Computer system 1500, as shown, is configured with an interface 1516 to enable controller 1510 to receive a request to test one of more components of a PCB, as described in particular with regard to
Processors 1512, 1514 included in controller 1510 are connected by a memory interface 1520 to memory device or module 1530. In embodiments, the memory 1530 can be a cache memory, a main memory, a flash memory, or a combination of these or other varieties of electronic devices capable of storing information and, optionally, making the information, or locations storing the information within the memory 1530, accessible to a processor. Memory 1530 can be formed of a single electronic (or, in some embodiments, other technologies such as optical) module or can be formed of a plurality of memory devices. Memory 1530, or a memory device (e.g., an electronic packaging of a portion of a memory), can be, for example, one or more silicon dies or chips, or can be a multi-chip module package. Embodiments can organize a memory as a sequence of bit, octets (bytes), words (e.g., a plurality of contiguous or consecutive bytes), or pages (e.g., a plurality of contiguous or consecutive bytes or words).
In embodiments, computer 1500 can include a plurality of memory devices. A memory interface, such as 1520, between a one or more processors and one or more memory devices can be, for example, a memory bus common to one or more processors and one or more memory devices. In some embodiments, a memory interface, such as 1520, between a processor (e.g., 1512, 1514) and a memory 1530 can be point to point connection between the processor and the memory, and each processor in the computer 1500 can have a point-to-point connection to each of one or more of the memory devices. In other embodiments, a processor (for example, 1512) can be connected to a memory (e.g., memory 1530) by means of a connection (not shown) to another processor (e.g., 1514) connected to the memory (e.g., 1523 from processor 1514 to memory 1530).
Computer 1500 can include an input/output (I/O) bridge 1550, which can be connected to a memory interface 1520, or to processors 1512, 1514. An I/O bridge 1550 can interface the processors 1512, 1514 and/or memory devices 1530 of the computer 1500 (or, other I/O devices) to I/O devices 1560 connected to the bridge 1550. For example, controller 1510 includes I/O bridge 1550 interfacing memory interface 1522 to I/O devices, such as I/O device 1560. In some embodiments, an I/O bridge 1550 can connect directly to a processor or a memory, or can be a component included in a processor or a memory. An I/O bridge 1550 can be, for example, a peripheral component interconnect express (PCI-Express) or other I/O bus bridge, or can be an I/O adapter.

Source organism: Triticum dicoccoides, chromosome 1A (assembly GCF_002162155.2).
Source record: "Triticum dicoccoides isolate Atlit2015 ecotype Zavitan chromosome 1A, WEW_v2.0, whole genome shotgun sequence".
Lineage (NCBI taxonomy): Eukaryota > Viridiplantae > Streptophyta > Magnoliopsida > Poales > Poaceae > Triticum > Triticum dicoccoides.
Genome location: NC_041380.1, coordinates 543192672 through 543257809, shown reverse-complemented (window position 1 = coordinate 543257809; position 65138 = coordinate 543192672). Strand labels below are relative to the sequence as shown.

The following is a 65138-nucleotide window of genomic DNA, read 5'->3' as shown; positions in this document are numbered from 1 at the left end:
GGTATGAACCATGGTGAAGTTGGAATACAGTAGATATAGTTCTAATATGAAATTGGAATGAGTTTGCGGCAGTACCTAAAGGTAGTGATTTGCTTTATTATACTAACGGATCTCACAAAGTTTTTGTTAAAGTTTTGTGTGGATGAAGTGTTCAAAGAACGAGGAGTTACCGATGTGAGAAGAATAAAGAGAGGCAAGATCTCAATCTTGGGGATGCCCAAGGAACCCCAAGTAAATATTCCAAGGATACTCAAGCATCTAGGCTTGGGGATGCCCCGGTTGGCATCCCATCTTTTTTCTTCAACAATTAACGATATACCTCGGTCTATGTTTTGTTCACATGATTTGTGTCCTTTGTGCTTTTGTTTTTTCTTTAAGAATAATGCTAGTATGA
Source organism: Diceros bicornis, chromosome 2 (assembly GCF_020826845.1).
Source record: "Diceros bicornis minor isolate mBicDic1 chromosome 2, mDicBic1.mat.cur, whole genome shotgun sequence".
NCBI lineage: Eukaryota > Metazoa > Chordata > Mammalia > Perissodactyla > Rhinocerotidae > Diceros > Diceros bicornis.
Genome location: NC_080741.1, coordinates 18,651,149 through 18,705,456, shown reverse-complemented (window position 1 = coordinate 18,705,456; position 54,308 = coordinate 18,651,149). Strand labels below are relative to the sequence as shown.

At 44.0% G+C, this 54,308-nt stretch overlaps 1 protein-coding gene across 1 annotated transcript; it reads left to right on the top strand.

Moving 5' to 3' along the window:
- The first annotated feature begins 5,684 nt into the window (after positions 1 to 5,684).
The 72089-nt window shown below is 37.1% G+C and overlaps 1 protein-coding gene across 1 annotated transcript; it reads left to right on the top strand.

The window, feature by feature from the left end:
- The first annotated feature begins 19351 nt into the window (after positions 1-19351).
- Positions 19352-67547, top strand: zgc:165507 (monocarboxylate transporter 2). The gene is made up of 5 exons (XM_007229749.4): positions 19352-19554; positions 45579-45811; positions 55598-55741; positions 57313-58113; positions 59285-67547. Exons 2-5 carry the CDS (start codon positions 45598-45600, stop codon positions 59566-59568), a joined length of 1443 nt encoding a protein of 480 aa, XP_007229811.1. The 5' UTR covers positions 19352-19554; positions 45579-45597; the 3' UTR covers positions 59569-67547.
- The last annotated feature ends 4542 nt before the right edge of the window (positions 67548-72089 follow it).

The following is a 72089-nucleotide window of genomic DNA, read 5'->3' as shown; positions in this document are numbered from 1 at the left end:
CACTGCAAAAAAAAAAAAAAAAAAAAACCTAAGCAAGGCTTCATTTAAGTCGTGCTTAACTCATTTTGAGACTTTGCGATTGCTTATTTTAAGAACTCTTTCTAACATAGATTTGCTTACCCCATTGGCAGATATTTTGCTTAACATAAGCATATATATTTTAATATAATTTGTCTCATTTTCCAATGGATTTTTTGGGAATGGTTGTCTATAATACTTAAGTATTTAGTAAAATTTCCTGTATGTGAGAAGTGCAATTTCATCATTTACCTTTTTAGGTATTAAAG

An I/O bridge 1550 can connect to I/O devices 1560 by means of an I/O interface, or I/O bus, such as I/O bus 1522 of controller 1510. For example, I/O bus 1522 can be a PCI-Express or other I/O bus. I/O devices 1560 can be any of a variety of peripheral I/O devices or I/O adapters connecting to peripheral I/O devices. For example, I/O device 1560 can be a graphics card, keyboard, mouse, stylus, gesture control sensor, or other input device, a hard-disk drive (HDD), solid-state drive (SSD) or other storage device, a network interface card (NIC), etc. I/O devices 1560 can include an I/O adapter, such as a PCI-Express adapter, that connects components (e.g., processors or memory devices) of the computer 1500 to various I/O devices 1560 (e.g., disk drives, Ethernet networks, video displays, keyboards, mice, styli, sensors, touchscreens, etc.).
Computer 1500 can include instructions executable by one or more of the processors 1512, 1514 (or, processing elements, such as threads of a processor). The instructions can be a component of one or more programs. The programs, or the instructions, can be stored in, and/or utilize, one or more memory devices of computer 1500. As illustrated in the example of
Programs can be “stand-alone” programs that execute on processors and use memory within the computer 1500 directly, without requiring another program to control their execution or their use of resources of the computer 1500. For example, controller 1510 includes (optionally) stand-alone programs in patterning module 1506, probe module 1507, coating module 1509, and material removal module 1505. A stand-alone program can perform particular functions within the computer 1500, such as controlling, or interfacing (e.g., access by other programs) an I/O interface or I/O device. A stand-alone program can, for example, manage the operation, or access to, a memory (e.g., memory 1530). A basic I/O subsystem (BIOS), or a computer boot program (e.g., a program that can load and initiate execution of other programs) can be a standalone program.